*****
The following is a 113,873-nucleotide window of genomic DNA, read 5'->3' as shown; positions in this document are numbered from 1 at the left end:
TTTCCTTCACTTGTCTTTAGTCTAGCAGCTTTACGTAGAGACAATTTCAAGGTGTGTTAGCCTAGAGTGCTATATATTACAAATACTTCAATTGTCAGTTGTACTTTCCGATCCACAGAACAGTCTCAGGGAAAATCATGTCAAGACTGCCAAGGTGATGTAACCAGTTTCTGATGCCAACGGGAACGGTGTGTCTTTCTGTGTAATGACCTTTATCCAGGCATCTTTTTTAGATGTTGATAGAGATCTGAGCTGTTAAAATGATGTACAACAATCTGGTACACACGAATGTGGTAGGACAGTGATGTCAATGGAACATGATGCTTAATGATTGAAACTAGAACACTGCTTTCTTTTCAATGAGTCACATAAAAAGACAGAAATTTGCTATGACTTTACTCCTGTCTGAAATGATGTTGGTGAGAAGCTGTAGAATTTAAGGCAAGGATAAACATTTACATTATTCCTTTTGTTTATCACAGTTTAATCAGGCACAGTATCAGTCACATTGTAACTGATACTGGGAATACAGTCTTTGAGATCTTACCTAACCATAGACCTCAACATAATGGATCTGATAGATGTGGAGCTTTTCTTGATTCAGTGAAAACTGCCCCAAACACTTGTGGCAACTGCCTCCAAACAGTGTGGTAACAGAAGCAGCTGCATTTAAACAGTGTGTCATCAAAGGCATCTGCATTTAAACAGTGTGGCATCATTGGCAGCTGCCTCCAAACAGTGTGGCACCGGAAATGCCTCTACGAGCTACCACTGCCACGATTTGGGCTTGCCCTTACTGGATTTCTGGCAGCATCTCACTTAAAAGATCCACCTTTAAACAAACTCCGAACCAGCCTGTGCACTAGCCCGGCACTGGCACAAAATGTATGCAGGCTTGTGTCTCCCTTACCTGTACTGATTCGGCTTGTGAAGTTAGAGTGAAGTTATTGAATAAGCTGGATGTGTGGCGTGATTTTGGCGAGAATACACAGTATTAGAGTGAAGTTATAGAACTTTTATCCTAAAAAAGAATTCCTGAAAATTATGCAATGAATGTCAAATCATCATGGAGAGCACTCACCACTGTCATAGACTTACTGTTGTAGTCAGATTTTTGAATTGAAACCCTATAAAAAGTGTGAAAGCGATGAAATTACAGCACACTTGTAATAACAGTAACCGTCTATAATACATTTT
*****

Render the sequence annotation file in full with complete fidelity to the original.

The following is a 113,873-nucleotide window of genomic DNA, read 5'->3' as shown; positions in this document are numbered from 1 at the left end:
TTTCCTTCACTTGTCTTTAGTCTAGCAGCTTTACGTAGAGACAATTTCAAGGTGTGTTAGCCTAGAGTGCTATATATTACAAATACTTCAATTGTCAGTTGTACTTTCCGATCCACAGAACAGTCTCAGGGAAAATCATGTCAAGACTGCCAAGGTGATGTAACCAGTTTCTGATGCCAACGGGAACGGTGTGTCTTTCTGTGTAATGACCTTTATCCAGGCATCTTTTTTAGATGTTGATAGAGATCTGAGCTGTTAAAATGATGTACAACAATCTGGTACACACGAATGTGGTAGGACAGTGATGTCAATGGAACATGATGCTTAATGATTGAAACTAGAACACTGCTTTCTTTTCAATGAGTCACATAAAAAGACAGAAATTTGCTATGACTTTACTCCTGTCTGAAATGATGTTGGTGAGAAGCTGTAGAATTTAAGGCAAGGATAAACATTTACATTATTCCTTTTGTTTATCACAGTTTAATCAGGCACAGTATCAGTCACATTGTAACTGATACTGGGAATACAGTCTTTGAGATCTTACCTAACCATAGACCTCAACATAATGGATCTGATAGATGTGGAGCTTTTCTTGATTCAGTGAAAACTGCCCCAAACACTTGTGGCAACTGCCTCCAAACAGTGTGGTAACAGAAGCAGCTGCATTTAAACAGTGTGTCATCAAAGGCATCTGCATTTAAACAGTGTGGCATCATTGGCAGCTGCCTCCAAACAGTGTGGCACCGGAAATGCCTCTACGAGCTACCACTGCCACGATTTGGGCTTGCCCTTACTGGATTTCTGGCAGCATCTCACTTAAAAGATCCACCTTTAAACAAACTCCGAACCAGCCTGTGCACTAGCCCGGCACTGGCACAAAATGTATGCAGGCTTGTGTCTCCCTTACCTGTACTGATTCGGCTTGTGAAGTTAGAGTGAAGTTATTGAATAAGCTGGATGTGTGGCGTGATTTTGGCGAGAATACACAGTATTAGAGTGAAGTTATAGAACTTTTATCCTAAAAAAGAATTCCTGAAAATTATGCAATGAATGTCAAATCATCATGGAGAGCACTCACCACTGTCATAGACTTACTGTTGTAGTCAGATTTTTGAATTGAAACCCTATAAAAAGTGTGAAAGCGATGAAATTACAGCACACTTGTAATAACAGTAACCGTCTATAATACATTTT